Pretty cool, but not quite magic

After testing Lighthouse for about a week, I'm fairly convinced it's taken a small step forward at the very least, but I'm not yet sure that it's taken the giant leap I was hoping for. I'm saving my final verdict until I give Lighthouse a chance to fully learn a few faces, but here are my impressions so far.

Given the pedigree of the Lighthouse team and the demos I saw leading up to its release, I might have set my hopes too high for this camera. Part of the reason I need to give it more time is that after a week, it still hasn't fully learned any of the faces it's seen after being set up in our office.

That's understandable. The Lighthouse team told me the process takes a week or two depending on how many times it sees your face. The app makes it pretty easy to tag faces to help it learn who's who. The process is similar to the Netatmo Welcome (£167 at Amazon.co.uk), which also learns faces.

Still, I've yet to see foolproof facial recognition in a home security cam. The Welcome came close, and Nest Cam IQ has a similar "familiar face" feature, but no smart cam we've tested so far, including Lighthouse for now, has been able to reliably identify individuals. 

The Lighthouse cam is also easily defeated by backlight. The instructions warn you about this, but you definitely don't want your camera facing a large window. When I first set up the cam, I had it facing our glass office door which has long glass windows leading up to it.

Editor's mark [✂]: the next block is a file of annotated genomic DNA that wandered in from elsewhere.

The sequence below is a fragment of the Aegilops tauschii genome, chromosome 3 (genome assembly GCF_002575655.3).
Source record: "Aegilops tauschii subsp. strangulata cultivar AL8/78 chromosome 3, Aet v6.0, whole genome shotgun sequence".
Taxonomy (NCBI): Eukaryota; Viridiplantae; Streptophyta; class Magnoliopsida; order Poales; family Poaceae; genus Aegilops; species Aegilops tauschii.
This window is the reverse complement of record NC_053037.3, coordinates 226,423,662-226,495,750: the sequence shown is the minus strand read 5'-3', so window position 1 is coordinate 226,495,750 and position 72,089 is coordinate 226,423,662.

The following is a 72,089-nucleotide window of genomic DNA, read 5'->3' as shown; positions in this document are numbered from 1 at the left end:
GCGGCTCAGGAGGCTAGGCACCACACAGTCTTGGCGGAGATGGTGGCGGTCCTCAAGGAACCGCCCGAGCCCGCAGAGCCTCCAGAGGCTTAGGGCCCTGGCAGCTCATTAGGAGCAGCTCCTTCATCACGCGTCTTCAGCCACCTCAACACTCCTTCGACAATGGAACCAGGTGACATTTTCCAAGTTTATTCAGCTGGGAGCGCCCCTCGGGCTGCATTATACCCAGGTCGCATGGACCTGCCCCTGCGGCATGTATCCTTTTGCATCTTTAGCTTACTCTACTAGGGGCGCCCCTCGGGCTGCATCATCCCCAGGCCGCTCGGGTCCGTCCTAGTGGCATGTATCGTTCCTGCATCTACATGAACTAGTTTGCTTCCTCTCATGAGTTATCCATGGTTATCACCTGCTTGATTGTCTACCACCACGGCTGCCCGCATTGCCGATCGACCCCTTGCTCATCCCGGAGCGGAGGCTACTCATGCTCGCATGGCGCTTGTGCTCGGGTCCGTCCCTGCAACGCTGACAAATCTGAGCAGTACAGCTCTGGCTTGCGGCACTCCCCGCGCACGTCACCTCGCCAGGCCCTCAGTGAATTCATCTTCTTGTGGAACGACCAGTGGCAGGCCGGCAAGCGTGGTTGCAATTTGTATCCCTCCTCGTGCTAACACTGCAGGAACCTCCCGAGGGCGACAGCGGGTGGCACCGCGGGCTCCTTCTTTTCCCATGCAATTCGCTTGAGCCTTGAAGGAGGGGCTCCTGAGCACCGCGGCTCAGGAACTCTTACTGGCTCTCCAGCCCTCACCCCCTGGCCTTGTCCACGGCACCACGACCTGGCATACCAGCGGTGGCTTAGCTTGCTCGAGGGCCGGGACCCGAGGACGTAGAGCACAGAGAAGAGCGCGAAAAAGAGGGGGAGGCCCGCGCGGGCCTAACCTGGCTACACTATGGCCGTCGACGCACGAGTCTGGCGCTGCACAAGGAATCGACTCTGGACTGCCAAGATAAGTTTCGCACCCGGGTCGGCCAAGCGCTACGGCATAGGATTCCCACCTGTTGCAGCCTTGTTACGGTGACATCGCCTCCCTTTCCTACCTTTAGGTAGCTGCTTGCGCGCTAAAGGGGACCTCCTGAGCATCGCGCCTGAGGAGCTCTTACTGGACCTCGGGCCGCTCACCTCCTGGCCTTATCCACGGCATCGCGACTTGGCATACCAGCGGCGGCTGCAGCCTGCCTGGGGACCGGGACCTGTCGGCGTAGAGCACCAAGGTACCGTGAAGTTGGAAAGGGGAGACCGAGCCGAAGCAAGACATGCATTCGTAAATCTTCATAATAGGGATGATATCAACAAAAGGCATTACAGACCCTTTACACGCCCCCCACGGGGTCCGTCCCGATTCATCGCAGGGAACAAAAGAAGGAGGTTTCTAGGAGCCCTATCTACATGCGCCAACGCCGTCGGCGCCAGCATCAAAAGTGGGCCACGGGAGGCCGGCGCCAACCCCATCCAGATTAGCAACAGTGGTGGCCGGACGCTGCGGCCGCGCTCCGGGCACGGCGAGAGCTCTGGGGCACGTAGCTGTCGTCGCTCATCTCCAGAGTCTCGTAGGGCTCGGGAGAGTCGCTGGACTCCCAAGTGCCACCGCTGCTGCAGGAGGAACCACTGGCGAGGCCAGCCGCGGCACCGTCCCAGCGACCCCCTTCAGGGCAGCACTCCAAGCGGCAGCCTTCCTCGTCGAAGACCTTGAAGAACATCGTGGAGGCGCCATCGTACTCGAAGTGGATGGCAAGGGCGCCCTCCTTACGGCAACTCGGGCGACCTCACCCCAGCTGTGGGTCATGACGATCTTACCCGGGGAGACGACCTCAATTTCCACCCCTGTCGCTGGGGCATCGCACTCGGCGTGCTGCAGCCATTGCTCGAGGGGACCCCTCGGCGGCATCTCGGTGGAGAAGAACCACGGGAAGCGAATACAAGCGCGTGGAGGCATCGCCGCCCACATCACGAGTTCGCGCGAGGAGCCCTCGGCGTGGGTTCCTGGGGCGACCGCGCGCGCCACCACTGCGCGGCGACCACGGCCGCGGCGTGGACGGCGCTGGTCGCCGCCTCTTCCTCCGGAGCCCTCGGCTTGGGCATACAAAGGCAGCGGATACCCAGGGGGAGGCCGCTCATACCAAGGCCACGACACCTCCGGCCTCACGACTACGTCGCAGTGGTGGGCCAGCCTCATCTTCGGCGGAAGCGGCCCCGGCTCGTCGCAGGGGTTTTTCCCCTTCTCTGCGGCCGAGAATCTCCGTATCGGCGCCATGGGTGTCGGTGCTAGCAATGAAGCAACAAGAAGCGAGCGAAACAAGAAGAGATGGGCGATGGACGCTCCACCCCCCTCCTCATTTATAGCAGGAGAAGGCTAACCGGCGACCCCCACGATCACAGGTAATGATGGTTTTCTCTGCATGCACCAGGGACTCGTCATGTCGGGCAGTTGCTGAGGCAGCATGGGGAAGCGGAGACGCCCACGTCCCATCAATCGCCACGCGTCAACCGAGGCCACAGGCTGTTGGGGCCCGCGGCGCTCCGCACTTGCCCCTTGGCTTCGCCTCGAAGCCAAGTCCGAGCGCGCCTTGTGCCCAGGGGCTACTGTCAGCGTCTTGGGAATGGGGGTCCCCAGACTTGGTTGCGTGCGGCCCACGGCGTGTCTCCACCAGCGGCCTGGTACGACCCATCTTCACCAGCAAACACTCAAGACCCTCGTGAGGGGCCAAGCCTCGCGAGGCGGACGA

Even though I closed the blinds, the backlight caused Lighthouse to miss faces and people regularly. I eventually moved the camera to a different location, but beware of this limitation. If you want Lighthouse facing your door, it might have trouble if you have adjacent windows that get a lot of light.

Once I moved the cam, Lighthouse reliably reported activity and new faces (which was pretty much every face it saw as it's still learning to recognize the individuals on our team) as I'd instructed in the app. Labeling people is easy, as is inviting your family to the app so it can track them with geofencing as well.

Lighthouse can't fix the inherently spotty nature of geofencing, however, and it would occasionally take hours to update the whereabouts of my coworkers depending on the signal status of their phones.

An app ready to assist you

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From left to right, that's the home screen of the app, the activity screen and the search screen. 

Screenshots by Andrew Gebhart/CNET

When you're actively using the Lighthouse app, it's terrific, and maybe the best smart home app I've ever tested. Finding the footage you want and managing notifications has never been this easy thanks to the custom-made digital assistant.